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State Slowly Growing, Could Lose Congressional Seat

US Census Bureau Report:

Michigan’s population grew slightly from 2014 to 2015, helped by births and immigration, but the rate of growth is slow enough that the state could lose another congressional seat, figures released Tuesday by the U.S. Census Bureau showed. In fact, Kurt Metzger, founder of Data Driven Detroit and mayor of Pleasant Ridge, said it is clear that Michigan will lose another U.S. House member following the 2020 census and there is nothing the state can do to stop it.

Mr. Metzger said there is also some troubling data in the latest report, as it shows the number of people leaving the state has grown even though the state’s economy has improved. In fact, the number of people that left Michigan from July 2014 to July 2015 was the largest since 2011, when Governor Rick Snyder first took office and the state began to see improvements in its unemployment rate.

The figures show that Michigan is the nation’s 10th most populous state with an estimated 9.922 million.
The state grew by just 6,270 people during the past year. And it was surpassed by North Carolina, now the 9th-largest state with more than 10 million people. Michigan is still more than 1 million people larger than New Jersey, the 11th-largest state in the nation. And the state has seen its population grow by some 45,000 people since it stood at 9.877 million people in 2010 (when it was the only state to lose population from 2000 to 2010). A total of states, even in sunshine areas, lost population during the year: Illinois, West Virginia, Connecticut, Mississippi, Vermont, Maine and New Mexico. North Dakota was in terms of percentage the largest growing state, with growth of 2.3 percent.

The state was helped by the energy industry, but still it had a total population of 756,927, the 47th largest state. And Mr. Metzger said because states like North Carolina (which grew by more than 100,000 people in the last year), Texas, Florida and others continue to outpace every other state in growth there is virtually nothing the Midwest can do to counter that kind of growth. “We might as well prepare ourselves” for losing at least one seat in the U.S. House of Representatives following the 2020 census, Mr. Metzger said. Losing one seat would mean Michigan would have 13 members of the House, the lowest number in more than a century. It would also mark fifth consecutive census that resulted in the state losing at least once congressional member. From the 1960s to the 1980 census, the state had 19 members of the U.S. House.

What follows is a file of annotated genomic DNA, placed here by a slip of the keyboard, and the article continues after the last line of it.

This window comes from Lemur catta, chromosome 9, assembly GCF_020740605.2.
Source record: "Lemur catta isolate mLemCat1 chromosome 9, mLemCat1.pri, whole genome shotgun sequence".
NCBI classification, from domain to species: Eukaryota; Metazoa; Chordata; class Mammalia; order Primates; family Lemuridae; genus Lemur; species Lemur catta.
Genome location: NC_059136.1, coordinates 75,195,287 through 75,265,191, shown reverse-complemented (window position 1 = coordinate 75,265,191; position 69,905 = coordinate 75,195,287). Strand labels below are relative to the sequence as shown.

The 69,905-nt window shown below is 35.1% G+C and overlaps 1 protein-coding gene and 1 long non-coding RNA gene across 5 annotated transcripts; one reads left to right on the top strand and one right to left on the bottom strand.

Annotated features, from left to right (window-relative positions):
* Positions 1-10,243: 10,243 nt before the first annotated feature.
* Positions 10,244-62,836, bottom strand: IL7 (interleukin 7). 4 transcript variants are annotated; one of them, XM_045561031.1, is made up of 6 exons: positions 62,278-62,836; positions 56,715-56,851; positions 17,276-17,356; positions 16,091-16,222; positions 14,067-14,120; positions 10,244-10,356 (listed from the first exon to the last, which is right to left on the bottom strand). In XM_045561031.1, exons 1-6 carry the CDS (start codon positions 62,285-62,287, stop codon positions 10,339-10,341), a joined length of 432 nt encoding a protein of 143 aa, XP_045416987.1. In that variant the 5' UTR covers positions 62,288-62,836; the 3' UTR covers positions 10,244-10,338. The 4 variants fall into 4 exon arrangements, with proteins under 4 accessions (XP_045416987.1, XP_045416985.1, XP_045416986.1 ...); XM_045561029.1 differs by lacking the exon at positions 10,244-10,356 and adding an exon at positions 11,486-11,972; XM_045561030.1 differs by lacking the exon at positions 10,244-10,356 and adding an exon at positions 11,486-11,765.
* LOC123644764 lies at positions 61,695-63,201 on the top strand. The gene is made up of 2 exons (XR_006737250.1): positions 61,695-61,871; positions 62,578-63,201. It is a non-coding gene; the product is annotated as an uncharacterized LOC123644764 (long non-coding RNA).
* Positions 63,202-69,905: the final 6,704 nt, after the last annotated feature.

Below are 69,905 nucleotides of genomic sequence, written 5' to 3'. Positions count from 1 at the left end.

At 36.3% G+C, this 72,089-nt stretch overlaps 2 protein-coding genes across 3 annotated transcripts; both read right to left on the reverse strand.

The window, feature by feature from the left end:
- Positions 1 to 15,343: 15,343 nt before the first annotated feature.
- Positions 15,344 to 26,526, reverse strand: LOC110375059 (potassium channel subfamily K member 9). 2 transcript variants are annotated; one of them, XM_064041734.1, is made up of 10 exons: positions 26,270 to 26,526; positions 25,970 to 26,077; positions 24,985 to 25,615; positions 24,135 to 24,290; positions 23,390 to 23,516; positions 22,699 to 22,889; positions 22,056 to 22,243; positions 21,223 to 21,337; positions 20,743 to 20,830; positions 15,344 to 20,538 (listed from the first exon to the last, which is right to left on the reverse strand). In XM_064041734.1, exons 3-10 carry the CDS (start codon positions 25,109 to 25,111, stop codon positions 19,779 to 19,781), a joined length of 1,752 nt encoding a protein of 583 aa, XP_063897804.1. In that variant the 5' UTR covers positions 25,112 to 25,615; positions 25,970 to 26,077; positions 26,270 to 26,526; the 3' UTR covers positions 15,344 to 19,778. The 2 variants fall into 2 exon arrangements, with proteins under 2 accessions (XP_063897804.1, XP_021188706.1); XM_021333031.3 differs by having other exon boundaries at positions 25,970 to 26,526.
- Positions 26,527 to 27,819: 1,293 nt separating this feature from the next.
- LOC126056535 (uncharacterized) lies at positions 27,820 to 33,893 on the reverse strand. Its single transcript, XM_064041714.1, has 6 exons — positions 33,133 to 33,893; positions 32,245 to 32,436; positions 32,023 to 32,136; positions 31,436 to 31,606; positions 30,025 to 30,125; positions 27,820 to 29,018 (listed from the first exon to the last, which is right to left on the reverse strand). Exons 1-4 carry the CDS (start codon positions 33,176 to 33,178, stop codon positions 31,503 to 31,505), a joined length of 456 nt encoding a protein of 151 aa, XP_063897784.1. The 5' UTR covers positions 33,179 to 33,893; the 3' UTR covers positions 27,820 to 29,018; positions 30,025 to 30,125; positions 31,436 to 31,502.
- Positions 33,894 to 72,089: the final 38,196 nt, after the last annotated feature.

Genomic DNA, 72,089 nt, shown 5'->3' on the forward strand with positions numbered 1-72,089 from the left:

The state saw some 24,000 immigrants come into the state and its highest total of births this decade, more than 114,000, which was 24,000 more than the number of deaths. But the state saw outmigration to other states of more than 38,000 which put the state second behind Illinois in terms of the largest outmigration. Mr. Metzger said it was unclear what was the cause of that outflow, and officials would have to watch to see if the trend repeats in another year. While some of it may be due to retirees leaving the state for milder weather, Mr. Metzger said it could also be that younger people are searching out what they see as better job opportunities.

Michigan has seen job growth over the last five years, but much of it may be in lower paying jobs such as retail trade, Mr. Metzger said. There are indications that graduates of the state’s best known universities, Michigan State University and the University of Michigan, are still more likely to go to other states than graduates of the other schools. Mr. Metzger said the state has a significant split on the age ranges of its residents. While the Detroit metro area is the third most concentrated in the nation in terms of Baby Boomers, he said, it is 49th in terms of Millennials.